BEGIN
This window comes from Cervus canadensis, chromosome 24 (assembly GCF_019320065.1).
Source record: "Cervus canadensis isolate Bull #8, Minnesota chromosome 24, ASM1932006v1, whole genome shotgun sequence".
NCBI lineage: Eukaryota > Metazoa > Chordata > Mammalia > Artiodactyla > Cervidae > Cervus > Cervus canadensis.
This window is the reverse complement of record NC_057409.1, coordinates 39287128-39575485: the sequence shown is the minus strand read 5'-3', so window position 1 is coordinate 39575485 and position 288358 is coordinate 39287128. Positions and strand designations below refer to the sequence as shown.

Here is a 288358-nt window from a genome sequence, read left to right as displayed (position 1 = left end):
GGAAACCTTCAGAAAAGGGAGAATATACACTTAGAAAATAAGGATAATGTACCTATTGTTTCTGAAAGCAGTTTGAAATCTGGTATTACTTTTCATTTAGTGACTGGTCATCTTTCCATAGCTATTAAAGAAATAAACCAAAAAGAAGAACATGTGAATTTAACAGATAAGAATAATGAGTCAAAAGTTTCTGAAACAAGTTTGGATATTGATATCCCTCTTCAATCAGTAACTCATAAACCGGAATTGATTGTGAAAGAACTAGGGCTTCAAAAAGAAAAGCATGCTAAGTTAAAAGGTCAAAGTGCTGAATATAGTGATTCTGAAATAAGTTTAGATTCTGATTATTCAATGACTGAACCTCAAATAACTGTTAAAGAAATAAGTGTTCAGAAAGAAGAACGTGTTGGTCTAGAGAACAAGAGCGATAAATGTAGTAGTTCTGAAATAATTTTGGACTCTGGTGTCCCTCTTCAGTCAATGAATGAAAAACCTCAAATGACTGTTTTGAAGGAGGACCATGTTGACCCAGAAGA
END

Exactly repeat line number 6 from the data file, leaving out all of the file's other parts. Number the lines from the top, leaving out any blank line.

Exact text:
GGAAACCTTCAGAAAAGGGAGAATATACACTTAGAAAATAAGGATAATGTACCTATTGTTTCTGAAAGCAGTTTGAAATCTGGTATTACTTTTCATTTAGTGACTGGTCATCTTTCCATAGCTATTAAAGAAATAAACCAAAAAGAAGAACATGTGAATTTAACAGATAAGAATAATGAGTCAAAAGTTTCTGAAACAAGTTTGGATATTGATATCCCTCTTCAATCAGTAACTCATAAACCGGAATTGATTGTGAAAGAACTAGGGCTTCAAAAAGAAAAGCATGCTAAGTTAAAAGGTCAAAGTGCTGAATATAGTGATTCTGAAATAAGTTTAGATTCTGATTATTCAATGACTGAACCTCAAATAACTGTTAAAGAAATAAGTGTTCAGAAAGAAGAACGTGTTGGTCTAGAGAACAAGAGCGATAAATGTAGTAGTTCTGAAATAATTTTGGACTCTGGTGTCCCTCTTCAGTCAATGAATGAAAAACCTCAAATGACTGTTTTGAAGGAGGACCATGTTGACCCAGAAGA